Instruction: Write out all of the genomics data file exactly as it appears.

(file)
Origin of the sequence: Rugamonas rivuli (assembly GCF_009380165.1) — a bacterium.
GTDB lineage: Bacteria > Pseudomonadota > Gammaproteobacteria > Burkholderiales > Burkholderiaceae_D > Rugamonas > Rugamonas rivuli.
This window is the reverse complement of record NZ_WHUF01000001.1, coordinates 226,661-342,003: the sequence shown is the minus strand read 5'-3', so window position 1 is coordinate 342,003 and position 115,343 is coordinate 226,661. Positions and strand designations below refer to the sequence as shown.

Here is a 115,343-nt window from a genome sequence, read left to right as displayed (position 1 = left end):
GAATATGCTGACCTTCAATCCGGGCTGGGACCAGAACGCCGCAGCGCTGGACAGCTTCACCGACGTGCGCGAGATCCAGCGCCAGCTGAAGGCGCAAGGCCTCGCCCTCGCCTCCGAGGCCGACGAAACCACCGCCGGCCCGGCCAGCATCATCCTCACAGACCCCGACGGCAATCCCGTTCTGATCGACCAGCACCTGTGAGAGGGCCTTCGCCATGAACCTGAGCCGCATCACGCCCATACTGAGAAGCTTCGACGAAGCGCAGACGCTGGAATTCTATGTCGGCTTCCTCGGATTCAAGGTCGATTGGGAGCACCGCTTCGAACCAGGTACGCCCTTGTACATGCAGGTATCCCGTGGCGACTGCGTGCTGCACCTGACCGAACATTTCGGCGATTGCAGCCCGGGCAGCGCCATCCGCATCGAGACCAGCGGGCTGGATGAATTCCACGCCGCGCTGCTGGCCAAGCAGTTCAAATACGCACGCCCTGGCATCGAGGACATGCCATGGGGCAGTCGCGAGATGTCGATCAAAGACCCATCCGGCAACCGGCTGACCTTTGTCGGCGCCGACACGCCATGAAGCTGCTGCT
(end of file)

Origin of the sequence: Rugamonas rivuli (assembly GCF_009380165.1) — a bacterium.
GTDB lineage: Bacteria > Pseudomonadota > Gammaproteobacteria > Burkholderiales > Burkholderiaceae_D > Rugamonas > Rugamonas rivuli.
This window is the reverse complement of record NZ_WHUF01000001.1, coordinates 226,661-342,003: the sequence shown is the minus strand read 5'-3', so window position 1 is coordinate 342,003 and position 115,343 is coordinate 226,661. Positions and strand designations below refer to the sequence as shown.

Here is a 115,343-nt window from a genome sequence, read left to right as displayed (position 1 = left end):
GAATATGCTGACCTTCAATCCGGGCTGGGACCAGAACGCCGCAGCGCTGGACAGCTTCACCGACGTGCGCGAGATCCAGCGCCAGCTGAAGGCGCAAGGCCTCGCCCTCGCCTCCGAGGCCGACGAAACCACCGCCGGCCCGGCCAGCATCATCCTCACAGACCCCGACGGCAATCCCGTTCTGATCGACCAGCACCTGTGAGAGGGCCTTCGCCATGAACCTGAGCCGCATCACGCCCATACTGAGAAGCTTCGACGAAGCGCAGACGCTGGAATTCTATGTCGGCTTCCTCGGATTCAAGGTCGATTGGGAGCACCGCTTCGAACCAGGTACGCCCTTGTACATGCAGGTATCCCGTGGCGACTGCGTGCTGCACCTGACCGAACATTTCGGCGATTGCAGCCCGGGCAGCGCCATCCGCATCGAGACCAGCGGGCTGGATGAATTCCACGCCGCGCTGCTGGCCAAGCAGTTCAAATACGCACGCCCTGGCATCGAGGACATGCCATGGGGCAGTCGCGAGATGTCGATCAAAGACCCATCCGGCAACCGGCTGACCTTTGTCGGCGCCGACACGCCATGAAGCTGCTGCT